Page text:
Watch two leading virus researchers explain how they use both simple and sophisticated technologies to detect and fight infectious agents.
Learn about research aimed at thwarting dengue fever in the lab and in communities.
New technologies like the Virochip harness DNA's properties to identify and fight new viruses.
Understanding the immune response is essential to developing safe vaccines for dengue and other diseases.
The SARS epidemic was successfully halted by a global research effort to identify a new virus.
This discussion from the 2010 Holiday Lectures on Science explores the ethics of genetically-modified organisms and other topics.
To accompany the lecture series Viral Outbreak: The Science of Emerging Disease.
In this activity, students rear mosquitoes in chambers and test variables that might affect the life cycle of the mosquito.
Are you a vector or a host? Play the West Nile virus game to learn how the virus spreads and how the outcome changes depending on who gets infected.
A 3D model of dengue virus.
A 3D model of nodamura virus.
A 3D model of rhinovirus, an RNA genome virus that is the main cause of the common cold in humans.
Since the 1960s dengue fever has spread to many countries and total case numbers have exploded.
Infection begins when the dengue virus uses receptors on an immune cell's surface to gain entry and release its genome.
Dengue virus has sophisticated mechanisms for entering a cell, for replicating its RNA genome, and for translating proteins.
PCR is a standard laboratory technique that allows amplification of specific segments of DNA based on complementarity.
A sample is put on a Virochip microarray, and results are compared to databases of all known viral sequences.
The dengue virus's outer envelope proteins form symmetrical units and overlay the lipid envelope, capsid, and the RNA genome.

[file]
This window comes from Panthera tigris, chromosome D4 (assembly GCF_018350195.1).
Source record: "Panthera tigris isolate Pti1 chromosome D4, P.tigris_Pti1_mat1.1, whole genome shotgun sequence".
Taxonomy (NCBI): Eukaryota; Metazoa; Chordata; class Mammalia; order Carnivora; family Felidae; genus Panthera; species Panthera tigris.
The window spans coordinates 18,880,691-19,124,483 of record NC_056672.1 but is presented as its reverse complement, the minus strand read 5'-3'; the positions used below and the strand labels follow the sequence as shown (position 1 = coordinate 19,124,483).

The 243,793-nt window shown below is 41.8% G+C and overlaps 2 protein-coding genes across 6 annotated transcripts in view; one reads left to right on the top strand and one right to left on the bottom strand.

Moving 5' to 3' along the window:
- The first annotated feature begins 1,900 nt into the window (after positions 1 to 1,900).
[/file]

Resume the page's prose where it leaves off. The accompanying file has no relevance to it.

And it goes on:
DNA's chemical properties can be harnessed for a variety of biotechnology applications.
The geometric structures of viruses are beautiful and can be used, along with genomic information, to identify them.
The poster from the 2010 Holiday Lectures, Viral Outbreak: The Science of Emerging Disease, illustrating the size, geometry, and different classifications of viruses.
Learn the principles of how DNA is sequenced and assembled into whole genomes using the Sanger method, shotgun sequencing, or ultra-deep sequencing.
West Nile virus infects mosquitoes, birds, and people—with very different consequences.
Learn about the nature of vector-borne diseases, and the life cycle of the dengue vector mosquito.
Answer interactive questions to explore the logic of the Virochip microarray design, particularly how evolutionary relationships can be used to detect new viruses.
Through the efforts of the Sustainable Sciences Institute, Nicaragua’s research capacity and disease-monitoring tools have improved dramatically.
Ben Vincent describes his summer work collecting mosquitoes for Dr. Marm Kilpatrick's research on the ecology and epidemiology of the West Nile virus.
An interview with Dr. Harris.
An interview with Dr. DeRisi.
Kate Williams, a graduate student in the Harris lab, describes her epidemiological research linking antibodies and severe dengue in Nicaragua.
Katherine Sorber, a graduate student in the DeRisi lab, describes her research on malaria.
Nathan Yozwiak, a graduate student in the Harris/DeRisi labs, discusses working in Nicaragua to discover a new virus infecting children.
The fight against dengue fever, and the mosquitoes that carry the virus, is being carried out by "brigadistas" in Managua's neighborhoods. Spanish with English subtitles.
Charles Runckel, a graduate student in the DeRisi lab, uses the Virochip to examine the mystery of bee colony collapse disorder.
In the effort to eradicate dengue and mosquitoes, neighborhood leaders work with local conditions.
Several members of a Nicaraguan research team describe the impact of technology transfer.
Peter Skewes-Cox, and Dr. Graham Ruby, both in the DeRisi lab, explain state-of-the-art DNA sequencing and bioinformatic technologies.
Poor management of drainage, drinking water, and wastewater, makes excellent mosquito habitat.
Many infectious diseases affect people in Nicaragua, and identifying the pathogens is surprisingly difficult.
Reggaeton, a popular Latin music form, rallies against dengue.
The Nicaraguan grassroots program teaches mosquito control methods to curb dengue fever epidemics.
“The Assemblers” (Peter Skewes-Cox and Dr. Graham Ruby) sing about DNA and proteins.
To prevent mosquitoes from spreading diseases, it's essential to understand their life cycle.